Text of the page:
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Dis Colon Rectum. 2002 Apr;45(4):453-8.

Surgical treatment of high-grade anal squamous intraepithelial lesions: a prospective study.

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  • 1Department of Surgery, University of California at San Francisco, San Francisco, California, USA.

Abstract

PURPOSE:

The prevalence of anal squamous intraepithelial lesions is high among human immunodeficiency virus-positive homosexual males and, to a lesser extent, among human immunodeficiency virus-negative homosexual males. Furthermore, the incidence of high-grade squamous intraepithelial lesions, the putative precursor lesion to invasive cancer, is also high. We report the first prospective study of high-resolution anoscopy-directed surgical treatment of high-grade squamous intraepithelial lesions.

METHODS:

A prospective study of patients undergoing surgical treatment of high-grade squamous intraepithelial lesions (excision/cauterization of lesions visualized with high-resolution anoscopy) was performed. Follow-up anoscopy with biopsy and Papanicolaou smear was performed every three to six months.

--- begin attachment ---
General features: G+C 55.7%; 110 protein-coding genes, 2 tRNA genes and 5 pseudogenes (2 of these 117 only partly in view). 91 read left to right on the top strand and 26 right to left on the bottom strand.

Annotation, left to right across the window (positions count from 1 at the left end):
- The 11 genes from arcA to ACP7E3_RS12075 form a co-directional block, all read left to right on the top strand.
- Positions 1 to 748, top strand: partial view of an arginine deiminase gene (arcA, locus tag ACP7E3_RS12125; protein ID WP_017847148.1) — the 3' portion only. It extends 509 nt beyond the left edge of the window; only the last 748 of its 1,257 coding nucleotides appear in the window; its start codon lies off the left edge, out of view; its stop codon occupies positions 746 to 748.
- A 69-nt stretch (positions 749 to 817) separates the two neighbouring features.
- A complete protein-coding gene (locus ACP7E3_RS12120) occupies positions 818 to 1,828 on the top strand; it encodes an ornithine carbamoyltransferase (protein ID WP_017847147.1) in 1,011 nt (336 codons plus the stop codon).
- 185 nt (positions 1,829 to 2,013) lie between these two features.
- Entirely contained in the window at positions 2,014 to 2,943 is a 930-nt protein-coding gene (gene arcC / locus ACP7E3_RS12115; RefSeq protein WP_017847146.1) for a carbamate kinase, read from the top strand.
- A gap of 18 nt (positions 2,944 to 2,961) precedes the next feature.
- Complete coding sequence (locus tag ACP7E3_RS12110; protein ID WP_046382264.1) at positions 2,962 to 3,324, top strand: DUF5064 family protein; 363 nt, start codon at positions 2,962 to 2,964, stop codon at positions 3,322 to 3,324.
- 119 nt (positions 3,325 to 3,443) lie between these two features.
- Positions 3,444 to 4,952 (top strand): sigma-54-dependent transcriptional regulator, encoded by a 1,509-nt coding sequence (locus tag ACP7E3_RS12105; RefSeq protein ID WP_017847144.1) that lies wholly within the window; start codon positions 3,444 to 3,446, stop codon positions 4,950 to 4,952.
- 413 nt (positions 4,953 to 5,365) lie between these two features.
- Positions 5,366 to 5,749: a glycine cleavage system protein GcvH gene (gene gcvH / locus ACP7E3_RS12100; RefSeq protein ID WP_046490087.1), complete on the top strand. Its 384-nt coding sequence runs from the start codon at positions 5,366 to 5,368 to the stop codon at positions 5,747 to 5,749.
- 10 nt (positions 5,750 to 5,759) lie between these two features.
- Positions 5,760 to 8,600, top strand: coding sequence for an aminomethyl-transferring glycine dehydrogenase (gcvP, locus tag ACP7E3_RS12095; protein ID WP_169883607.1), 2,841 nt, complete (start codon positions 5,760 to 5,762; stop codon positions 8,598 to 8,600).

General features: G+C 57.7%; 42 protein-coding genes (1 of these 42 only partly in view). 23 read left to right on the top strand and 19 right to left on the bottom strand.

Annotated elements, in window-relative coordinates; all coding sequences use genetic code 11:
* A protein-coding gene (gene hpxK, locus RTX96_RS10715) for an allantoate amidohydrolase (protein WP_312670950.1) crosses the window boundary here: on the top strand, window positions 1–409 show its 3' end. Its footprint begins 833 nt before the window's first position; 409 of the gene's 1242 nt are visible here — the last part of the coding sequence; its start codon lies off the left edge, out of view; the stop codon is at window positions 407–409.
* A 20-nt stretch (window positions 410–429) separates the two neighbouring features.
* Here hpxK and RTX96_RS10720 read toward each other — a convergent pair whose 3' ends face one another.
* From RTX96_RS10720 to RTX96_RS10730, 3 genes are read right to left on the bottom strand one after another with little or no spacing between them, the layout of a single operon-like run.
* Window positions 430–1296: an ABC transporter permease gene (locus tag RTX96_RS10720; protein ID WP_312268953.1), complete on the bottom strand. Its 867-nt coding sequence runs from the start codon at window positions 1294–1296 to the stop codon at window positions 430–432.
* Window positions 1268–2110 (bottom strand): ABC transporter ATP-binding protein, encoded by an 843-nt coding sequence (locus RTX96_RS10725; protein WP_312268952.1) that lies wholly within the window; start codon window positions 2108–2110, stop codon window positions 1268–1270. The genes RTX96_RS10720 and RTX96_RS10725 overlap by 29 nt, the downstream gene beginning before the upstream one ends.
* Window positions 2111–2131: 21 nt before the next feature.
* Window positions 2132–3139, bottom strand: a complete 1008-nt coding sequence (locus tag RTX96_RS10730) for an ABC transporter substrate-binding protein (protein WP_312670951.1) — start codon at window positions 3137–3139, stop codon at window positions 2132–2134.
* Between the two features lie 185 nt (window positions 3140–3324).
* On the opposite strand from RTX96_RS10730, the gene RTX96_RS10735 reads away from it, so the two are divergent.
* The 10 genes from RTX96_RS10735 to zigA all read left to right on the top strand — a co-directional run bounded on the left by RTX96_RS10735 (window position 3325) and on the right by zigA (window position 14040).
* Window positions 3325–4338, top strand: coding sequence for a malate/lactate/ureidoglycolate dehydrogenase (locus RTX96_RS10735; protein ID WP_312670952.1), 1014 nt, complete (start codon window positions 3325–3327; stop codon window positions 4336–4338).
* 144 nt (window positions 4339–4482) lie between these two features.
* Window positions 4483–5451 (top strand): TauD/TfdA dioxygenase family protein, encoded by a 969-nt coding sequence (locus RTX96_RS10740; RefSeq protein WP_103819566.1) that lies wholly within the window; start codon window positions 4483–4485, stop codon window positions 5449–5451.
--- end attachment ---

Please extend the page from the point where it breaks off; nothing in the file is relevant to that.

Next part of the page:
RESULTS:

Patients diagnosed with high-grade squamous intraepithelial lesions during the course of their participation in a prospective cohort study of anal squamous intraepithelial lesions were identified. From this group, 37 patients who were treated surgically between 1995 and 1999 were studied. Of these, 29 had tested positive for human immunodeficiency virus and 8 were negative for the virus. Mean patient age was 45 +/- 8 years. Mean duration of follow-up was 32.3 +/- 20.6 months in the human immunodeficiency virus-negative group and 28.6 +/- 12.9 months in the human immunodeficiency virus-positive group. No human immunodeficiency virus-negative patient developed recurrent high-grade squamous intraepithelial lesions. Twenty-three of 29 human immunodeficiency virus-positive patients had persistent or recurrent high-grade squamous intraepithelial lesions (P = 0.003; mean time to recurrence, 12 months). Six patients underwent reoperation for high-grade squamous intraepithelial lesions (4 recurred by 6 months). No patients developed incontinence, stenosis, postoperative infection, or significant bleeding after surgical treatment.

CONCLUSIONS:

Surgical intervention directed by high-resolution anoscopy is safe and eliminates high-grade squamous intraepithelial lesions in human immunodeficiency virus-negative patients. The high persistence or recurrence rate in human immunodeficiency virus-positive patients suggests that multiple staged procedures and continued surveillance may be necessary.

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PMID:
12006924
[PubMed - indexed for MEDLINE]
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